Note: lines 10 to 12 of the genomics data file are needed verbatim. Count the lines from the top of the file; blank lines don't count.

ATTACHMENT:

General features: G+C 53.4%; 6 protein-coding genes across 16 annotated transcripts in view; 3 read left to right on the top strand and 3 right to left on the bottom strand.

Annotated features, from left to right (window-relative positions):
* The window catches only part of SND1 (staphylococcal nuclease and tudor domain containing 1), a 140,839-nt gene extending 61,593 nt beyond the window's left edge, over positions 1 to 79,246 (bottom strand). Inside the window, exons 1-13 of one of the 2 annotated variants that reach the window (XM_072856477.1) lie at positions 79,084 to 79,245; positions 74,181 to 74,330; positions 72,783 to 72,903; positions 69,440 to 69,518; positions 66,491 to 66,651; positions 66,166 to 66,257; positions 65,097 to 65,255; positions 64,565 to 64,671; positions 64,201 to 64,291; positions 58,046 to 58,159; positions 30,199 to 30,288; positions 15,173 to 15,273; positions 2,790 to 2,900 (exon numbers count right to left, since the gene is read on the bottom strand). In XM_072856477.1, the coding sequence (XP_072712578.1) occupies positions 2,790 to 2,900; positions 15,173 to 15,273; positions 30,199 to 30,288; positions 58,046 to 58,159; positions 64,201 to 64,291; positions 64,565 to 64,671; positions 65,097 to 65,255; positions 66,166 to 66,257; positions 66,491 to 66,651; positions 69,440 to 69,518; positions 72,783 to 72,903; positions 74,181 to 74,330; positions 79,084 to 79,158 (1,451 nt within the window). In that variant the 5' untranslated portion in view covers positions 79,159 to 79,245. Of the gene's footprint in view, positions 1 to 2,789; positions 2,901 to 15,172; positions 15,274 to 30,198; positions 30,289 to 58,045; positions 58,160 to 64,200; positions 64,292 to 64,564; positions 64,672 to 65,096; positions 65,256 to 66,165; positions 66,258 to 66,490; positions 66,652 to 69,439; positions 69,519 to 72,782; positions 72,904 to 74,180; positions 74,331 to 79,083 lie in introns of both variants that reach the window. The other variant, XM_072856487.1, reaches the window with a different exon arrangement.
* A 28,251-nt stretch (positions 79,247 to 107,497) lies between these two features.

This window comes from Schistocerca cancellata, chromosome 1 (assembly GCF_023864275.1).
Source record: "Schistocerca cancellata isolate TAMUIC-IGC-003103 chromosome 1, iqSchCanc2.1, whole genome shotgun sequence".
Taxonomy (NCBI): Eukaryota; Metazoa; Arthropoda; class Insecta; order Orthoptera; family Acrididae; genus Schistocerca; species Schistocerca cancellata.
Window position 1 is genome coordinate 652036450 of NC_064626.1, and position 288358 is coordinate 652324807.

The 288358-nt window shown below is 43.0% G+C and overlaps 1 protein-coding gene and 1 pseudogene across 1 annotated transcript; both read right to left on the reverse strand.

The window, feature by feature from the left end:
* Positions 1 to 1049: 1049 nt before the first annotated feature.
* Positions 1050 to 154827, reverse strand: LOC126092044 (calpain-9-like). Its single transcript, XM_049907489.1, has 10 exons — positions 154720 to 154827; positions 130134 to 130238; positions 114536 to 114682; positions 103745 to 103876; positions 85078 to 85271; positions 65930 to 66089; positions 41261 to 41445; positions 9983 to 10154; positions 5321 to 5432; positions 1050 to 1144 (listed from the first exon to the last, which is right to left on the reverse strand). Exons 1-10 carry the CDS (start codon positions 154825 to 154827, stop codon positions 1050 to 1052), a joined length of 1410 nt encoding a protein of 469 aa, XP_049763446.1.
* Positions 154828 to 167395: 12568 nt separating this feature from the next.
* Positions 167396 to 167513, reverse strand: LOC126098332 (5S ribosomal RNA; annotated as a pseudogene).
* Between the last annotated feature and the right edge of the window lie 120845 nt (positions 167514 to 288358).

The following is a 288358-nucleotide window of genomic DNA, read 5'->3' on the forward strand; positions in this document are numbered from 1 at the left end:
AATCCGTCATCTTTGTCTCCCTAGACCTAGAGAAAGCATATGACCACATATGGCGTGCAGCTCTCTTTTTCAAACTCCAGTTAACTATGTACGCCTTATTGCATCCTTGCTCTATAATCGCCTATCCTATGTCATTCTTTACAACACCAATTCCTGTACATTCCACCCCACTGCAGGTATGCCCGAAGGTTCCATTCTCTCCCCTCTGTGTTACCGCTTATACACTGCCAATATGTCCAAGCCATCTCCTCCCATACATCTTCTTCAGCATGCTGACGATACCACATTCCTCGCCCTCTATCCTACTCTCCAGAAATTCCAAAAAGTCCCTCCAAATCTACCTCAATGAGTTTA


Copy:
The window, feature by feature from the left end:
* Positions 1 to 1049: 1049 nt before the first annotated feature.
* Positions 1050 to 154827, reverse strand: LOC126092044 (calpain-9-like). Its single transcript, XM_049907489.1, has 10 exons — positions 154720 to 154827; positions 130134 to 130238; positions 114536 to 114682; positions 103745 to 103876; positions 85078 to 85271; positions 65930 to 66089; positions 41261 to 41445; positions 9983 to 10154; positions 5321 to 5432; positions 1050 to 1144 (listed from the first exon to the last, which is right to left on the reverse strand). Exons 1-10 carry the CDS (start codon positions 154825 to 154827, stop codon positions 1050 to 1052), a joined length of 1410 nt encoding a protein of 469 aa, XP_049763446.1.